This is the second profile of telephone and consumer penetration released by NTIA. In the first profile, published in "Falling Through the Net: A Survey of the 'Have Nots' in Rural and Urban America" (July 1995), NTIA surveyed trends in telephone subscribership, as well as ownership and usage of personal computers (PCs) and modems, using 1994 data. NTIA obtained this data by contracting with the U.S. Census Bureau to add questions on PC/modem ownership and usage in its November 1994 "Current Population Survey" ("CPS"). As we explained in that report, this data constituted the first census survey of its kind regarding PC/modem ownership.
The present survey updates those results, using similar data compiled by the Census Bureau in October 1997. The Census Bureau compiled this data through 48,000 door-to-door surveys. As in 1994, the Census Bureau has cross-tabulated the information gathered according to specific variables, such as income, race, age, educational attainment, as well as geographic categories (i.e., rural, urban, and central city, as well as by state and region). These tabulations permit insights into the characteristics of Americans that have access to the information infrastructure, and those that do not.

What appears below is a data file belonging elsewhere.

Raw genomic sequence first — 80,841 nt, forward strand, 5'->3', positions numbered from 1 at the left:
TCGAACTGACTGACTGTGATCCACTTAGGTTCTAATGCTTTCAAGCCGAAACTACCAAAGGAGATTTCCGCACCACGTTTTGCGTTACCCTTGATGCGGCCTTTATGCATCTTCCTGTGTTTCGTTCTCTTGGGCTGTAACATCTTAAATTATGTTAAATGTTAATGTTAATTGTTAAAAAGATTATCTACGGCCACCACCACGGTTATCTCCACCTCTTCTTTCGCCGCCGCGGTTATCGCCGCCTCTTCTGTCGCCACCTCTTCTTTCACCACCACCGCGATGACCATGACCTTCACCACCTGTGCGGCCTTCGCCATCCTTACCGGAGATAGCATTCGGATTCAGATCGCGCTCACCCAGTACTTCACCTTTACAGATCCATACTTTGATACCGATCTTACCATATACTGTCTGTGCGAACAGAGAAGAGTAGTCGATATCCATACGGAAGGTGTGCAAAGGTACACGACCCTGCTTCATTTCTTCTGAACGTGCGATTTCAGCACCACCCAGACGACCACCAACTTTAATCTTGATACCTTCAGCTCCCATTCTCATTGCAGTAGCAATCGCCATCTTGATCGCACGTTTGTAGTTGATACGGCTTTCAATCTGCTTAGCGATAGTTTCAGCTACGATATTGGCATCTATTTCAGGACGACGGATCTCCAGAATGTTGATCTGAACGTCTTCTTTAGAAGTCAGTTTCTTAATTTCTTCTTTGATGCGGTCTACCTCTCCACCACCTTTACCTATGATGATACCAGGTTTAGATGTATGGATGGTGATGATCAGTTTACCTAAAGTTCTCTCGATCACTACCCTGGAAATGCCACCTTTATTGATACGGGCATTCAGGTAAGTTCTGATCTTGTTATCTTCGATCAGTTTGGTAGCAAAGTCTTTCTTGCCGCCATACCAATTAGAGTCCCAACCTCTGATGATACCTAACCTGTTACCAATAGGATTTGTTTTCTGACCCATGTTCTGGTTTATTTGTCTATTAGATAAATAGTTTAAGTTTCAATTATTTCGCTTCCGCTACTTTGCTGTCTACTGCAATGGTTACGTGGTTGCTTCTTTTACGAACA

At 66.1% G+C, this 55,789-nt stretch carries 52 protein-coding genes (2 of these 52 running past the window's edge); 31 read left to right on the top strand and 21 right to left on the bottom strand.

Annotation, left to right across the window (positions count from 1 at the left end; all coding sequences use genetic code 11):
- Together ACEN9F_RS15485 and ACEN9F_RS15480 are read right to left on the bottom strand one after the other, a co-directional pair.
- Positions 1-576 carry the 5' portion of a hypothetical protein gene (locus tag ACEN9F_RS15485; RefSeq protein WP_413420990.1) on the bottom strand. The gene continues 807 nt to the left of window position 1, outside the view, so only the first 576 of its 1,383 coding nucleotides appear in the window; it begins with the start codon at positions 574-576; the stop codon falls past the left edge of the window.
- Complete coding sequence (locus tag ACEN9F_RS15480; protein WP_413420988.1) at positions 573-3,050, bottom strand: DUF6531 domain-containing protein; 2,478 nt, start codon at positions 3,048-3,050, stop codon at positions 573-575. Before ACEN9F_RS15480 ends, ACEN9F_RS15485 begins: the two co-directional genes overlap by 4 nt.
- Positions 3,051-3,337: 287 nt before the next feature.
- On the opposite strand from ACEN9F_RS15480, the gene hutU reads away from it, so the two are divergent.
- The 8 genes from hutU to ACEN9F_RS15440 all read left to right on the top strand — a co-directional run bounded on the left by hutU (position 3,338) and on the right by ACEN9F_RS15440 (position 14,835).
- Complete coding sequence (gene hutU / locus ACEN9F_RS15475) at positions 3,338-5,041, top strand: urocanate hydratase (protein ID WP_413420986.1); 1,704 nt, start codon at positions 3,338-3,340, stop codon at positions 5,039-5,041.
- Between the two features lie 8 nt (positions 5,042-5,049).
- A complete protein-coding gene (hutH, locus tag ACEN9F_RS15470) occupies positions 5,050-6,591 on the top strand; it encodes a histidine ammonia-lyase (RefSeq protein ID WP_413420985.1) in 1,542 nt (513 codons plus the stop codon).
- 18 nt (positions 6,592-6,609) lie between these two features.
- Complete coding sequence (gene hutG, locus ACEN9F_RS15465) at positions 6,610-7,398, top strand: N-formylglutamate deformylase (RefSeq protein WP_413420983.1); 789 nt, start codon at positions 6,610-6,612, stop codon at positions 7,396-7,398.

The following highlights from the 1997 data are discussed below: the expanded information access, the persisting "digital divide," and a profile of the "least connected."
Expanded information access. The 1997 data demonstrate that, as a nation, Americans have increasingly embraced the Information Age through electronic access in their homes. The 1997 nation-wide data show the following nation-wide penetration rates -- 93.8% for telephones, 36.6% for personal computers (PCs); 26.3% for modems, and 18.6% for on-line access (Chart 1). Compared to the 1994 survey results, the nationwide telephone penetration has remained unchanged. The computer penetration rate, however, has grown substantially in the last three years: PC ownership has increased 51.9%, modem ownership has grown 139.1%, and E-mail access has expanded by 397.1%.